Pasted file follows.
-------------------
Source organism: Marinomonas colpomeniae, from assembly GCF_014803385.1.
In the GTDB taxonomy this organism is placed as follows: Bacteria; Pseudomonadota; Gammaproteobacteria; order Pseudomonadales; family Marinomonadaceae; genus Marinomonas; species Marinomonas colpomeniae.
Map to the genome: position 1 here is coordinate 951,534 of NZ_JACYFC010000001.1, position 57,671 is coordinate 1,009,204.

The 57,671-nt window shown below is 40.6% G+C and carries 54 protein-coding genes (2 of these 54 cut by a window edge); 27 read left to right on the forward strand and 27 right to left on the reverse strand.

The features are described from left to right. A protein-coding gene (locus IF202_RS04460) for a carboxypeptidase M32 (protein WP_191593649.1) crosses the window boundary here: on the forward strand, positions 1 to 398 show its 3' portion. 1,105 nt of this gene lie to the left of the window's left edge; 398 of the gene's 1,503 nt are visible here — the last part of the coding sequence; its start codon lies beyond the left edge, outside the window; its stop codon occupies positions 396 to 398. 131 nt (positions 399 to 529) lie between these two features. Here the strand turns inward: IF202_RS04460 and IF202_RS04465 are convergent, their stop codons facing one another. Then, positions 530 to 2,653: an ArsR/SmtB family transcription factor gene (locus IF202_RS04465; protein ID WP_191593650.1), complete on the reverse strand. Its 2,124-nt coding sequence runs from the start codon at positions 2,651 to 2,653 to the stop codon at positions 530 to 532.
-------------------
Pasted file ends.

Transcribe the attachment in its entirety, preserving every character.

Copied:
Source organism: Marinomonas colpomeniae, from assembly GCF_014803385.1.
In the GTDB taxonomy this organism is placed as follows: Bacteria; Pseudomonadota; Gammaproteobacteria; order Pseudomonadales; family Marinomonadaceae; genus Marinomonas; species Marinomonas colpomeniae.
Map to the genome: position 1 here is coordinate 951,534 of NZ_JACYFC010000001.1, position 57,671 is coordinate 1,009,204.

The 57,671-nt window shown below is 40.6% G+C and carries 54 protein-coding genes (2 of these 54 cut by a window edge); 27 read left to right on the forward strand and 27 right to left on the reverse strand.

The features are described from left to right. A protein-coding gene (locus IF202_RS04460) for a carboxypeptidase M32 (protein WP_191593649.1) crosses the window boundary here: on the forward strand, positions 1 to 398 show its 3' portion. 1,105 nt of this gene lie to the left of the window's left edge; 398 of the gene's 1,503 nt are visible here — the last part of the coding sequence; its start codon lies beyond the left edge, outside the window; its stop codon occupies positions 396 to 398. 131 nt (positions 399 to 529) lie between these two features. Here the strand turns inward: IF202_RS04460 and IF202_RS04465 are convergent, their stop codons facing one another. Then, positions 530 to 2,653: an ArsR/SmtB family transcription factor gene (locus IF202_RS04465; protein ID WP_191593650.1), complete on the reverse strand. Its 2,124-nt coding sequence runs from the start codon at positions 2,651 to 2,653 to the stop codon at positions 530 to 532.